Photo courtesy of The Vegan Market.

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Photo by Adrianne Mathiowetz.


Photo by Adrianne Mathiowetz.

MEET THE MAKERS: ISSUE RELEASE PARTY 1:30 to 4:30 p.m.; Free 14 Tyler St., Somerville You’ve read about some of our favorite makers, and now it’s time to meet them in person! Head down to Aeronaut Brewing Co. for a fun-filled afternoon of demonstrations, some you’ll be able to try yourself. Meet the Scout team and learn a bit about how we put this and other issues together. Children and teens must be accompanied by an adult. Suggested donation - $8.


Photo by Leonardo March.

Photo courtesy of The Jungle.

Photo courtesy of Harvard Museums of Science & Culture.

Photo by Adrianne Mathiowetz.

Photo courtesy of BIDA.

28 Meet the Makers | scoutcambridge.com

LADIES CLIMBING COALITION MEET-UP 7:15 to 9:15 p.m.; $24 12 Tyler St., Somerville Once a month, the Ladies Climbing Coalition invites all women-identifying, non-binary, and femme people interested in rock climbing to Brooklyn Boulders to test their skills in a welcoming environment. Both new and experienced climbers are welcome, and the focus is on bouldering and top rope.



BIDA CONTRA FAMILY DANCE 5:30 to 10:30 p.m.; $5-15 1950 Massachusetts Ave., Cambridge Whip out your dancing shoes, it’s time to contra dance at the Cambridge Masonic Hall! This is a gender-free, all-ages dancing experience where anyone is welcome to participate in any capacity they choose. The price of entry is on a sliding scale, and a beginner’s workshop runs from 7 to 7:30 p.m.

TODDLER DANCE PARTY 5 to 7 p.m.; $7 6 Sanborn Ct., Somerville Kids deserve a night out, too! And that’s exactly why The Jungle is hosting a dance party specifically for toddlers—complete with fun kid-friendly foods like grilled cheese and fries (vegan options are also served) and appropriate music for all ages. Everyone under 21 must be accompanied by a parent or legal guardian.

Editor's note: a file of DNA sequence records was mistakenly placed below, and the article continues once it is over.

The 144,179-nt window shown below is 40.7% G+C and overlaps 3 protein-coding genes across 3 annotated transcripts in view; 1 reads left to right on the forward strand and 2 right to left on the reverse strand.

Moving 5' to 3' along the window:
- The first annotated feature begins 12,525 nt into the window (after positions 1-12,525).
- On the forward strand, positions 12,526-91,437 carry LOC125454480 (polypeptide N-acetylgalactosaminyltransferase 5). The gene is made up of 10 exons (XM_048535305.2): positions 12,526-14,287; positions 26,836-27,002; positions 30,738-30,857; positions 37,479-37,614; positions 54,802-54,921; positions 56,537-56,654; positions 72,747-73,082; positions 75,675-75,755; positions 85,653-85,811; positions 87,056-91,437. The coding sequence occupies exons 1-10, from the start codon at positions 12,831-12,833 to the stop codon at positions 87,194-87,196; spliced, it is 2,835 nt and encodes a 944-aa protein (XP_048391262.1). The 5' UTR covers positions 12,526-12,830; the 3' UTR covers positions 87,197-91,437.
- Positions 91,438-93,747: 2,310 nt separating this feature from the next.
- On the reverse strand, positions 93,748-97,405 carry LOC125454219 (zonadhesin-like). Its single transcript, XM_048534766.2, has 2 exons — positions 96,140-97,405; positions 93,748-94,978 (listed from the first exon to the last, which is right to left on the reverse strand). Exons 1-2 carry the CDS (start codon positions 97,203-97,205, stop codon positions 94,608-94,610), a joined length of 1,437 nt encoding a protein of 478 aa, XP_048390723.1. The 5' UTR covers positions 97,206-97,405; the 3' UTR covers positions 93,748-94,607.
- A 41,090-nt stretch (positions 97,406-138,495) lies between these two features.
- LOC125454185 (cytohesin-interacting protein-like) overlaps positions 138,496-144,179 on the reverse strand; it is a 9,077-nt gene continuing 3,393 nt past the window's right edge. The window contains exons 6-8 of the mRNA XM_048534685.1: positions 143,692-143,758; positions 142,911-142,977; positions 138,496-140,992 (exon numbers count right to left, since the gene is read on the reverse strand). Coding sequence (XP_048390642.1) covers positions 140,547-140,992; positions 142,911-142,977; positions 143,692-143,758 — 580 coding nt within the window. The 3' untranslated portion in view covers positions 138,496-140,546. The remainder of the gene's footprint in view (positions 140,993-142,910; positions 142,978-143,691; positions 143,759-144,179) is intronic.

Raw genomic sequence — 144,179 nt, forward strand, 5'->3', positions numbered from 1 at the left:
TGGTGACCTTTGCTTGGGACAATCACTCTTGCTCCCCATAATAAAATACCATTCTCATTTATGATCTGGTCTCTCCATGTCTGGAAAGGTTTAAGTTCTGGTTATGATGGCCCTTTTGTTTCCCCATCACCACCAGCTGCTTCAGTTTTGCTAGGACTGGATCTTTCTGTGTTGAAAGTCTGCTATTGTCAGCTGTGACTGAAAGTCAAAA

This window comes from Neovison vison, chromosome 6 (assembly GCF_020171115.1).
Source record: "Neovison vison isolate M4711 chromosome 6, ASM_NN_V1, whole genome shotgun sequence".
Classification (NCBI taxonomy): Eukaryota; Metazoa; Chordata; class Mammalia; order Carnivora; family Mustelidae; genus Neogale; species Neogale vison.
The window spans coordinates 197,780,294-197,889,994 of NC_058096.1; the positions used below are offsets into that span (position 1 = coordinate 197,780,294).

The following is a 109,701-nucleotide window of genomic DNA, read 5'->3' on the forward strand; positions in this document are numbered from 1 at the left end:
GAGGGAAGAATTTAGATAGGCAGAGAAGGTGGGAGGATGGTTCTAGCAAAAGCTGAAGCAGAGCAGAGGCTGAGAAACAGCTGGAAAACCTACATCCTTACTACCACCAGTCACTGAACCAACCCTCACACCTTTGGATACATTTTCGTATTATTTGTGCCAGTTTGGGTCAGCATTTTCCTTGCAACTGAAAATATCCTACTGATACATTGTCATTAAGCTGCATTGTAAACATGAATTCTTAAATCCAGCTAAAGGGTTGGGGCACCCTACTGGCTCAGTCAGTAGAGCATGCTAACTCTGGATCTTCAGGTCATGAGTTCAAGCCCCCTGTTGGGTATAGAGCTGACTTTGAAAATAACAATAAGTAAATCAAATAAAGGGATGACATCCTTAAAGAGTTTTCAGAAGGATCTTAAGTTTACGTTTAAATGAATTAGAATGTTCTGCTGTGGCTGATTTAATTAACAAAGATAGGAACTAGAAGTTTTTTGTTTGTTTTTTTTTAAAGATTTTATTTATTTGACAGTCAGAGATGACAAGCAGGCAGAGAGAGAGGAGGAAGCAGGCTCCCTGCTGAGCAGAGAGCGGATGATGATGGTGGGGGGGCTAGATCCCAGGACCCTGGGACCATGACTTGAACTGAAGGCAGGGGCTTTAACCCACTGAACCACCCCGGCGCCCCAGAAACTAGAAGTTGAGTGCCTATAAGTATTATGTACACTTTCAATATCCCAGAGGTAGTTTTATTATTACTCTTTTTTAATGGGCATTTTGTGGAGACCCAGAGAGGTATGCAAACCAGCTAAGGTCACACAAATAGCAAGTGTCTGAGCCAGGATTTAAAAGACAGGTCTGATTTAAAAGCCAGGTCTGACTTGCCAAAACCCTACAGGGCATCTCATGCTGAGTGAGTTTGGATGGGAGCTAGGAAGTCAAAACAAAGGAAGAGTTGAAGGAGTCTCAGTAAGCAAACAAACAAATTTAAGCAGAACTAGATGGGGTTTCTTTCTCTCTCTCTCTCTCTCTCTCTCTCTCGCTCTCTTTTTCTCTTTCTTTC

HARVARD ARCHAEOLOGY FAIR 1 to 4 p.m.; $15 11 Divinity Ave., Cambridge Travel around the world and back in time with Harvard students as they share their experiences from excavations abroad at the Peabody Museum’s all-ages fair. Examine artifacts, participate in various hands-on activities, take a behind-the-scenes look at how scientists identify animal bones in the Zooarchaeology lab, and more!

SCIENCE IN THE CITY 2020 2 to 6 p.m.; Free 795 Massachusetts Ave., Cambridge How do traffic lights work? What about compost piles, or solar panels, or urban gardens? Find out the answers to all of those questions and more at the City of Cambridge’s science fair takeover, conveniently located at City Hall. All four floors will be dedicated to hands-on learning activities that are exciting for all ages.



BOSTON UNDERGROUND FILM FESTIVAL Varying times; $25+ 40 Brattle St., Cambridge Are you a fan of the strange and unusual? Have we got just the fest for you! Every year, BUFF brings innovative filmmakers to Brattle Theater and connects them with eager audiences. Festival passes and various ticket packs can be purchased online, and different price points come with unique perks.

SOMERNOVA ROBOT RUN 6 to 7 p.m.; Free 12 Tyler St., Somerville Need some motivation to lace up your sneakers? The weekly Somernova Robot Run is an opportunity to get active, and then get rewarded with the opportunity to meet a real-life robot and its creator. Brooklyn Boulders will first lead a 50 to 60 minute run, and then participants will be introduced to a specialized robot.

Photo courtesy of Earthwise Aware.